Tomorrow will be a day to commemorate a major step forward in the process of healing and reconciliation. But it’s also a day when we need to take stock of what’s working and what’s not. Over the past few weeks I’ve been reminded by young people in our communities that the future holds a great deal of hope. Despite the wrongs of the past, many of them are optimistic and motivated to create change. This gives me hope that we will have something more positive to report after the next decade — and a different future, built on a foundation of healing.
About the author: Richard Weston is a descendant of the Meriam people of the Torres Strait. He has worked in Aboriginal and Torres Strait Islander affairs for more than 20 years, 14 of these in Indigenous controlled health services in Far West New South Wales and Queensland.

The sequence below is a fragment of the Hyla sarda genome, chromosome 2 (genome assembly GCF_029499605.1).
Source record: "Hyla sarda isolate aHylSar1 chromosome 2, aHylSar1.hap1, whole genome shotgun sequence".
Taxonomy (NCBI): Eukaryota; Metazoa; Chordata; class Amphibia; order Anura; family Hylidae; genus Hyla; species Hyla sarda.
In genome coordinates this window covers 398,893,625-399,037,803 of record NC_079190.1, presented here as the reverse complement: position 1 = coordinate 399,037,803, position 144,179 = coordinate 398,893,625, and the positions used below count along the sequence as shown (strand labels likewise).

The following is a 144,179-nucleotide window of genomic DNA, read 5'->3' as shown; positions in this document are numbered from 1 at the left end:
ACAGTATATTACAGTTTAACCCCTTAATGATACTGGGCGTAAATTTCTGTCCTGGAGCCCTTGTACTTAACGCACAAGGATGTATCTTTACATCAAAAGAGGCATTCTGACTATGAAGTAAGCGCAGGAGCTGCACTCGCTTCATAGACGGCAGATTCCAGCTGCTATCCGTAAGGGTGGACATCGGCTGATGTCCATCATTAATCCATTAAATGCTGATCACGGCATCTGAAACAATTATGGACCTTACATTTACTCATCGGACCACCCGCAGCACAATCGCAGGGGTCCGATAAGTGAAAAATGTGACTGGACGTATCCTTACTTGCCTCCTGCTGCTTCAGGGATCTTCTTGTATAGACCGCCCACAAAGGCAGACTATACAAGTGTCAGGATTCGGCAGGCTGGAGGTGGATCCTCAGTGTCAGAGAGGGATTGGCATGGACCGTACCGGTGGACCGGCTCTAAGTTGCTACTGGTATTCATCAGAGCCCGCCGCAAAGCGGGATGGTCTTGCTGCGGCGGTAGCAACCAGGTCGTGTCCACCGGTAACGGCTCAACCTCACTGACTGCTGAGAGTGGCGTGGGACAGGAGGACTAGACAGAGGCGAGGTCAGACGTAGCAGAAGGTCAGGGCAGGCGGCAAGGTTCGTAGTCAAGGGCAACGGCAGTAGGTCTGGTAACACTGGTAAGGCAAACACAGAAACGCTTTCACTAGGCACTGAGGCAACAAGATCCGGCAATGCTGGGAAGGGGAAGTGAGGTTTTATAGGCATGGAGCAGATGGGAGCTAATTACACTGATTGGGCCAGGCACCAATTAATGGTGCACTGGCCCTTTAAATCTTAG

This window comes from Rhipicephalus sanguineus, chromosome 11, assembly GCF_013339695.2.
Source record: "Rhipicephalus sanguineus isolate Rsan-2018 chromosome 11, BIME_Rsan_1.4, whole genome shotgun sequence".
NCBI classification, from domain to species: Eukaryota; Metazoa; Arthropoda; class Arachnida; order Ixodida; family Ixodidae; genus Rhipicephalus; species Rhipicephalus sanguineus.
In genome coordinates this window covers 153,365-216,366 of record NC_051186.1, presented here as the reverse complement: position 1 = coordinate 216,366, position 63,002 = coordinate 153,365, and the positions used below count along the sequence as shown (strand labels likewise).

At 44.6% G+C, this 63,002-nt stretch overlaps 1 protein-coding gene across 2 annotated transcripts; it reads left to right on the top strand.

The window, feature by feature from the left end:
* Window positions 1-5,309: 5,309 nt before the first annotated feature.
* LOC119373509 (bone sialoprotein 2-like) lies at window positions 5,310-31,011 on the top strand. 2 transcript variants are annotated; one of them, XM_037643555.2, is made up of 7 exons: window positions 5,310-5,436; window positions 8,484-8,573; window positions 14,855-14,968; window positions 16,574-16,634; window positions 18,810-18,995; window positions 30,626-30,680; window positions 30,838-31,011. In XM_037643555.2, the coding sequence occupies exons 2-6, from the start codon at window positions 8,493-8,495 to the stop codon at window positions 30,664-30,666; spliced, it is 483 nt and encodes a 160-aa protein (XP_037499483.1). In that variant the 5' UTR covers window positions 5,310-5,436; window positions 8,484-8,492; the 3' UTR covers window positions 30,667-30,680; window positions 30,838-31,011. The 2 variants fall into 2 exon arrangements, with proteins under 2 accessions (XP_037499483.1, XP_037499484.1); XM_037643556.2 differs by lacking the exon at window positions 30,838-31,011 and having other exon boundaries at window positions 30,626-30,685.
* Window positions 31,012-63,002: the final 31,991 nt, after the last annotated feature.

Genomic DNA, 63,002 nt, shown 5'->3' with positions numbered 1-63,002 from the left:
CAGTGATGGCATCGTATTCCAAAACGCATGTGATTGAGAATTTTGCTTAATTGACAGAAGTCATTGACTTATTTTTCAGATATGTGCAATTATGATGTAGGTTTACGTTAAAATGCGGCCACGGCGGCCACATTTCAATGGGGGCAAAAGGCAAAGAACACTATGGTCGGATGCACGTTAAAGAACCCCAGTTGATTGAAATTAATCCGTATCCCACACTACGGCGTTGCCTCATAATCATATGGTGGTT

As CEO of the Healing Foundation since September 2010 Richard has overseen the strategic development of the organisation, which has supported more than 135 culturally strong, community led Indigenous healing projects around Australia. During his 13 years at Maari Ma Health in Far West NSW including nine years as CEO (2000-2009), Richard led the delivery of high quality health care and improved health outcomes for adults and children alike in a remote region known for the poor health status of its population. During this time Maari Ma won five NSW health awards and a national health award. Richard is a member of the National Health Leadership Forum and the Close the Gap Working Group. He is also an advisory committee member for the National Empowerment Project and the Aboriginal and Torres Strait Islander Suicide Prevention Evaluation Project.
The Healing Foundation was formed, following feedback from the community, to mark the first anniversary of the National Apology. Since then it has been working with communities to address the impact of ongoing trauma for the Stolen Generations and other Aboriginal and Torres Strait Islander people.